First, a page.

Document Type dissertation Author Name Cooper, Christopher G. F. URN etd-0430104-152257 Title Self-Assembled Systems for Molecular Device Applications Degree PhD Department Chemistry & Biochemistry Advisors W. Grant McGimpsey, Advisor John C. MacDonald, Co-Advisor James P. Dittami, Department Head Nicholas Kildahl, Committee Member Danial D.M. Wayner, Committee Member Keywords nanotechnology thin films nanotubes Molecular Self Assembly Date of Presentation/Defense 2004-04-05 Availability unrestricted
The rational design, synthesis, and characterization of several systems that undergo self-assembly are described. Systems were chosen based on their ability to self-assemble in a highly ordered and predictable fashion that imparts order on the structure such that it is able to perform a given device function. Herein we describe self-assembled multilayered thin films on gold that can behave as molecular wires with tunable length, photocurrent generating films, and surfaces with photoswitchable wettability, and self-assembling peptide nanotubes that can potentially function as long range energy and electron transfer conduits.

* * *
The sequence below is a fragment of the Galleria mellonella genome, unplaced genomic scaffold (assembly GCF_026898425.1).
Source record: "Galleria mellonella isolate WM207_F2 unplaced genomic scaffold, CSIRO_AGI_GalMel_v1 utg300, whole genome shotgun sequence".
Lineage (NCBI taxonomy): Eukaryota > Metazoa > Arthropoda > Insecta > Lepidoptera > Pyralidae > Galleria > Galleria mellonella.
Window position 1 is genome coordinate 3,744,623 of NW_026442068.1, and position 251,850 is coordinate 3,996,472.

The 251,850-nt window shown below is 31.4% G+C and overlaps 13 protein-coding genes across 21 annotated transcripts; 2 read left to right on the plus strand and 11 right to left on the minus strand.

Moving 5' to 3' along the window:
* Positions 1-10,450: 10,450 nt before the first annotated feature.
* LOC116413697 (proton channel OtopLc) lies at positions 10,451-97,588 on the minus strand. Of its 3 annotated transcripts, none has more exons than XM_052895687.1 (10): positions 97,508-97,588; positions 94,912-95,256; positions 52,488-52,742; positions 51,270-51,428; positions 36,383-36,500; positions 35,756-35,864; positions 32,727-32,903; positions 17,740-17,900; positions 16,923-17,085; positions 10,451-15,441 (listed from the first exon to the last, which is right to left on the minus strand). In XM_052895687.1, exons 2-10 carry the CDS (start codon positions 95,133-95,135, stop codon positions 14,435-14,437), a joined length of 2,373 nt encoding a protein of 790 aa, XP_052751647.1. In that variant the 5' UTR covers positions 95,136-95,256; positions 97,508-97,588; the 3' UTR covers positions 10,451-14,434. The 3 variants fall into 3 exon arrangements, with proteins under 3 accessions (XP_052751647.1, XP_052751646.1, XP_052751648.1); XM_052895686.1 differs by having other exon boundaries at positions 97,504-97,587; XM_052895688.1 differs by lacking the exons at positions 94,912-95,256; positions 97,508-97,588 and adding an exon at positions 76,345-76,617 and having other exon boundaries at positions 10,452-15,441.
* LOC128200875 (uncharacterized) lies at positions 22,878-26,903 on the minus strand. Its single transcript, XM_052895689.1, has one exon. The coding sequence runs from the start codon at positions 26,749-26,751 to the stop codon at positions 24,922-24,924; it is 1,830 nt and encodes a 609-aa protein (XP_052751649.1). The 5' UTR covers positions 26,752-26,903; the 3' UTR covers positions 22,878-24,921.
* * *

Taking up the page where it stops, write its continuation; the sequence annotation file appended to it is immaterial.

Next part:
A non-covalent, modular approach to multilayered thin film fabrication was used to generate three thin film systems that function as molecular scale wires, photocurrent generating devices, and photoswitchable thin films, respectively. These films were based on 4-[(10-mercaptodecyl)oxy]pyridine-2,6-dicarboxylic acid self-assembled monolayers on gold. These monolayers are able to chelate metal (II) ions, and thus multilayers were assembled based on metal-ligand coordination chemistry. The three systems described were characterized by contact angle measurements, electrochemical methods, and grazing angle IR spectroscopy. All three systems emphasize the versatility of a modular approach to thin film construction, and provide proof-of-concept for future studies.
A cyclic octapeptide architecture was employed as a scaffold for the predictable self-assembly of photoactive groups within a nanotubular structure. The degree of cyclic peptide aggregation in stacking nanotube systems and non-stacking monomer systems, was studied via fluorescence emission spectroscopy. Based on the spectral results, it was determined that peptide nanotubes can be constructed such that photoactive side chains can be assembled in stacks. Future experiments for the determination of long range energy and/or charge transfer in these systems are also discussed.
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